• Why you want this spot. Inspire the writing with a few words about what makes you perfect for this job.
  • The deadline. Specify when you need the letter back, and tell your writer how to send it to you.

Encourage your writer to contact you with any questions or concerns. And be prepared to hear a firm but polite “no” from some bosses.

two-people-using-laptop

Letters of recommendation have become legal minefields, with companies facing lawsuits for writing letters that either exaggerate or obfuscate. Some companies don't allow anyone to write anything as a result, and people can get fired for breaking the rules. If your ideal writer can't participate, be understanding.

Examples You Can Follow

What will a note like this look like? We’re glad you asked. Here’s a template you can use to write your own request, along with a few examples of what it might look like when put to use.

The Template

Dear [writer's name]:

I've applied for [position] with [company] recently and I'm really excited about this opportunity. I'm hoping you can help me. I need to submit a letter of recommendation, and since we've worked together so closely, I thought you could help and I'd really appreciate it.

Here are the details you'll need to include in the letter:

  • [company name and address]
  • [hiring manager's name]
  • [position wanted]
  • [the skills they're looking for]
  • [deadline]

I've been through [number of interviews] interviews, and I think my chances are really good. I have extensive experience in [field], and as you know from [time together or projects worked on], this is the sort of environment that I thrive in.

Could you write this letter for me? You can send it as an attachment to this email address. If you can't, or if this request makes you uncomfortable, please let me know.


Thanks in advance for your help,
[your full name]

Example 1: To a supervisor

Dear Marsha:

I've applied for the Marketing Director position with Smith Associates recently and I'm so excited. I'm hoping you can help me. I need to submit a letter of recommendation, and since we worked together so closely at Brown Association, I thought you could help and I'd really appreciate it.

Here are the details you'll need to include in the letter:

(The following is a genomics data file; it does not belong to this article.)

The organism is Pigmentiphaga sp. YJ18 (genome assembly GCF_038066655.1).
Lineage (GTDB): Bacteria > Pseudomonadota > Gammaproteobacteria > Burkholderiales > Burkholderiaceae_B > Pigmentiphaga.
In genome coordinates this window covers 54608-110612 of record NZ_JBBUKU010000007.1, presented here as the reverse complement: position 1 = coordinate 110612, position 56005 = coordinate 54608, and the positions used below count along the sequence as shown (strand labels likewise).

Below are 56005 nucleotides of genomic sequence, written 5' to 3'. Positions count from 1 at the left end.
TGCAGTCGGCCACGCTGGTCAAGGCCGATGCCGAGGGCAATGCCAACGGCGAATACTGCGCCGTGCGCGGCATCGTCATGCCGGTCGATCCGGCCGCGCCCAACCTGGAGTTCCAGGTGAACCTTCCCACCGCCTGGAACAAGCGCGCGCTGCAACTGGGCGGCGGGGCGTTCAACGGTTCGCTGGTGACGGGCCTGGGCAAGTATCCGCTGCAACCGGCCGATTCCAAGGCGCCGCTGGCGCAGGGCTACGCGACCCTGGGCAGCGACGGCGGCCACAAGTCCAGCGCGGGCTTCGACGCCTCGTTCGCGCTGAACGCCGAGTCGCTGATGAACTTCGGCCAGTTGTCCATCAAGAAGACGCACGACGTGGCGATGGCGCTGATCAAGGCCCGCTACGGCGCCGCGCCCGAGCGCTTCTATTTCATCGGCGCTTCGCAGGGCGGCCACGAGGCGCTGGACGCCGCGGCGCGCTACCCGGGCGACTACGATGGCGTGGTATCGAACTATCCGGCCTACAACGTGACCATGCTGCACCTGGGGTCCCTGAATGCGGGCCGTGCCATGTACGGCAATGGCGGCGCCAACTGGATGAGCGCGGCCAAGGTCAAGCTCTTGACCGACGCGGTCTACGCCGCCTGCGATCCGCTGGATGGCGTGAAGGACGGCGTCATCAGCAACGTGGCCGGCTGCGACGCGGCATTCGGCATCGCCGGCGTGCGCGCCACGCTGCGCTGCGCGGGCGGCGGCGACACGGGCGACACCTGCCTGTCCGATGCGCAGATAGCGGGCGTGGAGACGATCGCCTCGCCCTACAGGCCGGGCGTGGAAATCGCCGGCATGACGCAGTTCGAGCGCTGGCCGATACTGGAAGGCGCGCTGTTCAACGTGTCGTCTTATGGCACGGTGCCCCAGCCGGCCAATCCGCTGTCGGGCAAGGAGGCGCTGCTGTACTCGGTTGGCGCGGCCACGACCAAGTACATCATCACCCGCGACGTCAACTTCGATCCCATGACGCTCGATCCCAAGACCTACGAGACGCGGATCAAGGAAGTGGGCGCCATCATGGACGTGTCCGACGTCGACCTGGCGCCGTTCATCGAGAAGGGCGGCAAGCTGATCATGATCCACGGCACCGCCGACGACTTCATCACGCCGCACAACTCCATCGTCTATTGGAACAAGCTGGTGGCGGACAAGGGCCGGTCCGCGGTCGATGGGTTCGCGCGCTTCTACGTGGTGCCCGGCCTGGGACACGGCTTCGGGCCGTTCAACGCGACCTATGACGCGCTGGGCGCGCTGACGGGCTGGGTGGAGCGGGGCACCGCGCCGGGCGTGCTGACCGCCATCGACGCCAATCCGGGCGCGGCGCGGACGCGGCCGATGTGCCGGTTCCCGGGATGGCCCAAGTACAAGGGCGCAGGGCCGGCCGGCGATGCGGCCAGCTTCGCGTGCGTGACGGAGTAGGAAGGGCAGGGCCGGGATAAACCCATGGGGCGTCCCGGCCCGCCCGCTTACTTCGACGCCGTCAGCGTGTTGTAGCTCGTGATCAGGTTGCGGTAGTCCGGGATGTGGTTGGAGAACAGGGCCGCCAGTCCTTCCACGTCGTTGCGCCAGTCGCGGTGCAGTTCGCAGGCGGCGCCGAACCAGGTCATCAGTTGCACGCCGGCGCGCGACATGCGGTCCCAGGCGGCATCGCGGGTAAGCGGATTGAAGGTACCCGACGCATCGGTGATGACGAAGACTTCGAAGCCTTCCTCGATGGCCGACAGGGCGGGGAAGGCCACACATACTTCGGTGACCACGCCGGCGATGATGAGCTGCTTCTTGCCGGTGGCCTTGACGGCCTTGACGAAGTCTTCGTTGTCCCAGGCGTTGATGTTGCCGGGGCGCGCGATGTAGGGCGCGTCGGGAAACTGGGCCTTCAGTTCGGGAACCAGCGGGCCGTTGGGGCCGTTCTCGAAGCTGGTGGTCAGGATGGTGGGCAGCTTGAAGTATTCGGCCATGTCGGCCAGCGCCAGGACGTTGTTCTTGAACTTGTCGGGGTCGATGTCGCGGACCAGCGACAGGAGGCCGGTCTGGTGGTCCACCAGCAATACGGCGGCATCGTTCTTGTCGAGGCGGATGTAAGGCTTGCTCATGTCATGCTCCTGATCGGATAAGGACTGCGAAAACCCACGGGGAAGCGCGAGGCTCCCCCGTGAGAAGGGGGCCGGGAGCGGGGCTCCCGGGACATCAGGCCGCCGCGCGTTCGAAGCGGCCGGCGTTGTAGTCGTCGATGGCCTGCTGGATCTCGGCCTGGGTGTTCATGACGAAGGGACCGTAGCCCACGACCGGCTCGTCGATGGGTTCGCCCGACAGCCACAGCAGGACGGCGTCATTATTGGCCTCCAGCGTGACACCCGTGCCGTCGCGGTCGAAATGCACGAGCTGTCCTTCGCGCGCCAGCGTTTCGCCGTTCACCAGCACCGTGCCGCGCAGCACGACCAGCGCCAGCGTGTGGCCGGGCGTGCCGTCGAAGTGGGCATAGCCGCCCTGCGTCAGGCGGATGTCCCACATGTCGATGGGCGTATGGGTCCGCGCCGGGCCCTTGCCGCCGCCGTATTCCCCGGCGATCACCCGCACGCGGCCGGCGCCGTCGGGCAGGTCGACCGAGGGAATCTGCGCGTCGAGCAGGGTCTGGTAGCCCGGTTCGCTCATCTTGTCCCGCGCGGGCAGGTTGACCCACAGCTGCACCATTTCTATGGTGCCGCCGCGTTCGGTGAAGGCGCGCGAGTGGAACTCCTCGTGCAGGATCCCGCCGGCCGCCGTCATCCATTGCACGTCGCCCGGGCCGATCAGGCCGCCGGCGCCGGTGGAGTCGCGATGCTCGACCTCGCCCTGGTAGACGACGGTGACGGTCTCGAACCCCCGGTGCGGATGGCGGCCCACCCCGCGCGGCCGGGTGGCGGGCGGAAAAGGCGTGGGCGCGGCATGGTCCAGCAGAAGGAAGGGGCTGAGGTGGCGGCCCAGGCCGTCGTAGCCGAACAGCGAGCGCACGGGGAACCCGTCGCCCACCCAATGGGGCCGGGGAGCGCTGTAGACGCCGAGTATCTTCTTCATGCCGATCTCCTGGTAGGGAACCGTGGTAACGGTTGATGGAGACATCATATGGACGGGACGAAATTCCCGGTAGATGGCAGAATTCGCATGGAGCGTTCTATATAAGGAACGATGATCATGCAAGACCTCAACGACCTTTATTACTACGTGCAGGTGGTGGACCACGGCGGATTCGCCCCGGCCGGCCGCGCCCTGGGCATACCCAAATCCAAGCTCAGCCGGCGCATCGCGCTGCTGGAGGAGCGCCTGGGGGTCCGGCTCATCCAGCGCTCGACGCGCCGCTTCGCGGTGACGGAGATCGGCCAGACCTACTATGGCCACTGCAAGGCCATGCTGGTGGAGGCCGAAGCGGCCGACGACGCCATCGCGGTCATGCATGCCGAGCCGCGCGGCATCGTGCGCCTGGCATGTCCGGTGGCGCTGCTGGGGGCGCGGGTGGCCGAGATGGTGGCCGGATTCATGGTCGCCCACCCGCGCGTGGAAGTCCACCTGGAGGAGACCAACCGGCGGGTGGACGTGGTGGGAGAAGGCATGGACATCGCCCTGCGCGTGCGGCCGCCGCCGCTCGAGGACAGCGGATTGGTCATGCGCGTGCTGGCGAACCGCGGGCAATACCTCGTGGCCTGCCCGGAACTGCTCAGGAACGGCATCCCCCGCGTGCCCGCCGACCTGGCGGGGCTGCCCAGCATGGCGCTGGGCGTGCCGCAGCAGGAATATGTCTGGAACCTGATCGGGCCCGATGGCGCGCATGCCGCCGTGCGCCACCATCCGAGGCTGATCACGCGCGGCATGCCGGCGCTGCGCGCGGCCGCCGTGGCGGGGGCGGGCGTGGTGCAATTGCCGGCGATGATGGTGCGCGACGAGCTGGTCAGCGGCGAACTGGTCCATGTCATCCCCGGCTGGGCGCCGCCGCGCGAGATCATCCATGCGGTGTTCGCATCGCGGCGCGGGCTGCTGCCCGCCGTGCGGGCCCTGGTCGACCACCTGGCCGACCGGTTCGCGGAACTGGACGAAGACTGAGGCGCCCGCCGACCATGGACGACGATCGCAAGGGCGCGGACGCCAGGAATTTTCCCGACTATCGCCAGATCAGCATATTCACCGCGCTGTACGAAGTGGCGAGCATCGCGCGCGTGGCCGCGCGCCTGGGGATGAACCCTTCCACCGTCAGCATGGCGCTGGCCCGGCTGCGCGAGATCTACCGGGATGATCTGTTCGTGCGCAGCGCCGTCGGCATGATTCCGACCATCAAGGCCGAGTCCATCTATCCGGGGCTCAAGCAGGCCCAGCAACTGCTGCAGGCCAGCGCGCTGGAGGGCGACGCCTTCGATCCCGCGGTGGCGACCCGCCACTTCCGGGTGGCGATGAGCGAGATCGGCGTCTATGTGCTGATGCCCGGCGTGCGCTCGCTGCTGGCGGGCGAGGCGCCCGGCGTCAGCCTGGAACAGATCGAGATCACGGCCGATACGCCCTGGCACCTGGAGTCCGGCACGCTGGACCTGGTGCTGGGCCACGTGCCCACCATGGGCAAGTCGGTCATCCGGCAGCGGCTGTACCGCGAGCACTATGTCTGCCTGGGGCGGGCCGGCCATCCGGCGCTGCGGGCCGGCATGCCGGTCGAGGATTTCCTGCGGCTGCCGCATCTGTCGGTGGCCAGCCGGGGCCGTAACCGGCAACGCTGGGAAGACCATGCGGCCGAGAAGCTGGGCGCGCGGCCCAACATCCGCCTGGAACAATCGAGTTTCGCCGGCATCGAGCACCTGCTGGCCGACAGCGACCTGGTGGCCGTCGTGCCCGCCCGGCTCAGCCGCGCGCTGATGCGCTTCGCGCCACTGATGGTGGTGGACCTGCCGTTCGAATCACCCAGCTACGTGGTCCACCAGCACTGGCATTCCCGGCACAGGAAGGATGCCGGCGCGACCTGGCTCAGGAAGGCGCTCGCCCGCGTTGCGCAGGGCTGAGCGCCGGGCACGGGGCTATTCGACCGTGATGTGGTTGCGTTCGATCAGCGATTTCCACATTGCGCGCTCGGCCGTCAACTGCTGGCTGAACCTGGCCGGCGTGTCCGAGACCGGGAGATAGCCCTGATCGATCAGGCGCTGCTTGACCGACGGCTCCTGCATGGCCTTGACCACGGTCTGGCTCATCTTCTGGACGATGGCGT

• Address it to Jane Doe at Smith Associates, 15151 Avenue Ave, NY, NY
  • Position wanted: Marketing Director
  • The skills they're looking for include social media marketing, print marketing and blogging.
  • Deadline: May 5

I've been through three interviews, and I think my chances are really good. I have extensive experience in marketing. As you know when you managed my work on the Orange Account three years ago, I perform well when dealing with large accounts. I think I'd be an exceptional asset to this company's team.

Could you write this letter for me? You can send it as an attachment to this email address. If you can't, or if this request makes you uncomfortable, please let me know.

Thanks in advance for your help,
Clive Clarence

Example 2: To a coworker

Dear Randy:

I've applied for the Laboratory Technician position with Wood Hospital recently, and I'm so excited. I'm hoping you can help me. I need to submit a letter of recommendation, and since we worked together so closely at Reed Hospital, I thought you could help and I'd really appreciate it.

Here are the details you'll need to include in the letter:

  • Address it to Jane Doe at Wood Hospital, 15151 Avenue Ave, NY, NY
  • Position wanted: Laboratory Technician
  • The skills they're looking for include immunizations, blood panels, phlebotomy and other routine lab experience.
  • Deadline: May 5

I've been through two interviews, and I think my chances are really good. I have extensive experience in lab work, as you know from our time together at the hospital. I think I'd be an exceptional asset to this company's team.

Could you write this letter for me? You can send it as an attachment to this email address. If you can't, or if this request makes you uncomfortable, please let me know.

Thanks in advance for your help,
Clive Clarence

Find the Right Job

Whether you're just starting your first job hunt or you have extensive experience but can't find the right match, we can help. We have hundreds of jobs to search through, including some that don't require letters of recommendation and our system makes searching easy. Get started on Joblist today.

References

The Impact of Letters of Recommendation on UC Berkeley Admissions in the 2016-2017 Cycle. (June 2017). California Policy Lab.

Alarming Research Results: Average Email Open Time Is 15 to 20 Seconds. Recommendations for Emailers. (January 2005). Marketing Sherpa.